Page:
A good headline can make or break an article. Any Buzzfeed reader can tell you that. Any website that A/B tests their headlines knows it to be true. Check out the infographic from QuickSprout below to get you writing headlines like a champ in no time.
More people read headlines than read articles, at a margin of 4 to 1. A lot of how we think about headlines can be attributed to the sad fact that we are all competing for a limited amount of attention. Short is better. Indeed, a six-word headline is the best because people tend to only read the first and last three words anyway.
Ever heard about "negging," one of the black-hat tools of a pick-up artists? When you insult a woman to get her to go out with you? Turns out it works for headlines, too. Negative wording taps into your readers insecurities, which is a common and effective advertising trick. Have you ever clicked on an article called something like "The 7 Things You Must Stop Doing If You Want Your Girlfriend to Like You?" You are not the only one.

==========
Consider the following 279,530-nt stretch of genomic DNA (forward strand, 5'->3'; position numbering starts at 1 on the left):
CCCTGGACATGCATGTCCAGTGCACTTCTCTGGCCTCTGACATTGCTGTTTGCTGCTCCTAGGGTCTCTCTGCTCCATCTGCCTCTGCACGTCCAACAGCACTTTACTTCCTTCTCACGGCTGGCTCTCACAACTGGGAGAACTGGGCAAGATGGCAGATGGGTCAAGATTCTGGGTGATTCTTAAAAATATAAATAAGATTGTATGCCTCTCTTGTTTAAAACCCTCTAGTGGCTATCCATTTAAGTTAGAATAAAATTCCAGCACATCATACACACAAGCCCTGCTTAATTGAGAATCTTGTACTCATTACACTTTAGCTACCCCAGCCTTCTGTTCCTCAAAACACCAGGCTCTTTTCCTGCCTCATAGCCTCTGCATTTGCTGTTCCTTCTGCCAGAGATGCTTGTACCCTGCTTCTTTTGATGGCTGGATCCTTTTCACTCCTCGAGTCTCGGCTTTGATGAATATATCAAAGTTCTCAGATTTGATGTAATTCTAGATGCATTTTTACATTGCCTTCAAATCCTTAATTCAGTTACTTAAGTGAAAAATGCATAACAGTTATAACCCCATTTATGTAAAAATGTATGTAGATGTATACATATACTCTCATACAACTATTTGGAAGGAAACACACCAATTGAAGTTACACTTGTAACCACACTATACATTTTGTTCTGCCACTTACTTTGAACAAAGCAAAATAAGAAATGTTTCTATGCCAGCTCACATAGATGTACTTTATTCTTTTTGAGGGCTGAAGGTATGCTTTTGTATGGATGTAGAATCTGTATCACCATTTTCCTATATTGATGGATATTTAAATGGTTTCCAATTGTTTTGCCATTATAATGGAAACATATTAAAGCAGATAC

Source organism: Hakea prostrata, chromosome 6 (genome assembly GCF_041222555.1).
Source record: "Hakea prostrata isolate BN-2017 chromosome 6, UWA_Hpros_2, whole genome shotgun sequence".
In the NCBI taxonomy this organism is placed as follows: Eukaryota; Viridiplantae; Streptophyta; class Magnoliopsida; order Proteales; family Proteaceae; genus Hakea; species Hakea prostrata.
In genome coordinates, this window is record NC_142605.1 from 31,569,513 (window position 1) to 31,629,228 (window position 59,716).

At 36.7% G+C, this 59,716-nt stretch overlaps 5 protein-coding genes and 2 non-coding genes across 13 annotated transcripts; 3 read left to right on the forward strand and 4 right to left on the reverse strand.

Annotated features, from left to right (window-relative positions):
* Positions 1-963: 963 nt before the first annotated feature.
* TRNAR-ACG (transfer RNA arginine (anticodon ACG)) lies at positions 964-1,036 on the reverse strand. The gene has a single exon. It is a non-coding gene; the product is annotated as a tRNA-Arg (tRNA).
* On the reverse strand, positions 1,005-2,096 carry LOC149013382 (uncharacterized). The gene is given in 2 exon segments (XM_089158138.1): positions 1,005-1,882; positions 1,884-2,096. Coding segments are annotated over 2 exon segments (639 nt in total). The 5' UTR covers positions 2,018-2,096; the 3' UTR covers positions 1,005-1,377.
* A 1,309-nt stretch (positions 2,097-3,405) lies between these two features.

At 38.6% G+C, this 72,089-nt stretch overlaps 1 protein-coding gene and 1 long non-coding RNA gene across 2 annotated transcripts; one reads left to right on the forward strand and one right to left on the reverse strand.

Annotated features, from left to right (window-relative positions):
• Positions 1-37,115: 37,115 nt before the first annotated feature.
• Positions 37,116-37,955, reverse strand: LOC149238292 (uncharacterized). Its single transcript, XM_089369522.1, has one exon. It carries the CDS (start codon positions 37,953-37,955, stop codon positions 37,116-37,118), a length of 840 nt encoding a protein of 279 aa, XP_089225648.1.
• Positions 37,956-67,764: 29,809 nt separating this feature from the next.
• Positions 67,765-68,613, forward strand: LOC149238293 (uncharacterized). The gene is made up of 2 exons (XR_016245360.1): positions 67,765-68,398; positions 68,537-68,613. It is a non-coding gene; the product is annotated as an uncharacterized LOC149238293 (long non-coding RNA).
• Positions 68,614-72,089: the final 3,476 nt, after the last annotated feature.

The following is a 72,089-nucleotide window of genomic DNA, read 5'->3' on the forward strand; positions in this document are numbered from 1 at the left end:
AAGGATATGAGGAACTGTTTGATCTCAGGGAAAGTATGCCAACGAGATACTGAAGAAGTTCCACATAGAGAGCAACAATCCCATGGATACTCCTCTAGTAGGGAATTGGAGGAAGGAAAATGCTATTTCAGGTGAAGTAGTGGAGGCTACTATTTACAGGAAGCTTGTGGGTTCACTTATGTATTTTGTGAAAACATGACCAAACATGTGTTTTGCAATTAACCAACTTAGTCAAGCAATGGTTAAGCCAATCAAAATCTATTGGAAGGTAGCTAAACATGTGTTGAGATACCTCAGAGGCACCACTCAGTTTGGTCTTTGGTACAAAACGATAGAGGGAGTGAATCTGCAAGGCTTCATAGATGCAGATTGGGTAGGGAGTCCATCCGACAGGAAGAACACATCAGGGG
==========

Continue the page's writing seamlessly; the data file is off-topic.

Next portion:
People love numbers in headlines. Look at a magazine cover the next time you are in line at the grocery store. There are numbers everywhere! Why do people like them so much? Numbers suggest that the ideas in an article will be concrete and succinct.
Good headlines make the content seem interesting and useful. Sometimes a headline might introduce a little mystery. I'm sure you've seen the ones that set up a narrative and then a mystery, like this, "A Chimp and a Tiger Met in the Waiting Room at the Vet and You Won't Believe What Happened Next." You click on it. And maybe you are not surprised about what happened next, but the headline proved effective nonetheless.
Knowing your audience and what kind of information they need is maybe the most important part of writing a clickable headline. The Internet is designed for people to find answers to their questions. Show that your article provides one and you are already on the right track.
The infographic provides a formula for good headlines:
Number or Trigger Word + Adjective + Keyword + Promise
Let's try it for this post, shall we?
Easy + Clickable + Headline + You'll Be as Popular as a Viral BuzzFeed Post
The Easy Way to Write Clickable Headlines That Will Make You as Popular as a Viral BuzzFeed Post
Ok, that's too long. Earlier we learned that we want 6 words max.
Write Irresistibly Clickable Headlines Like BuzzFeed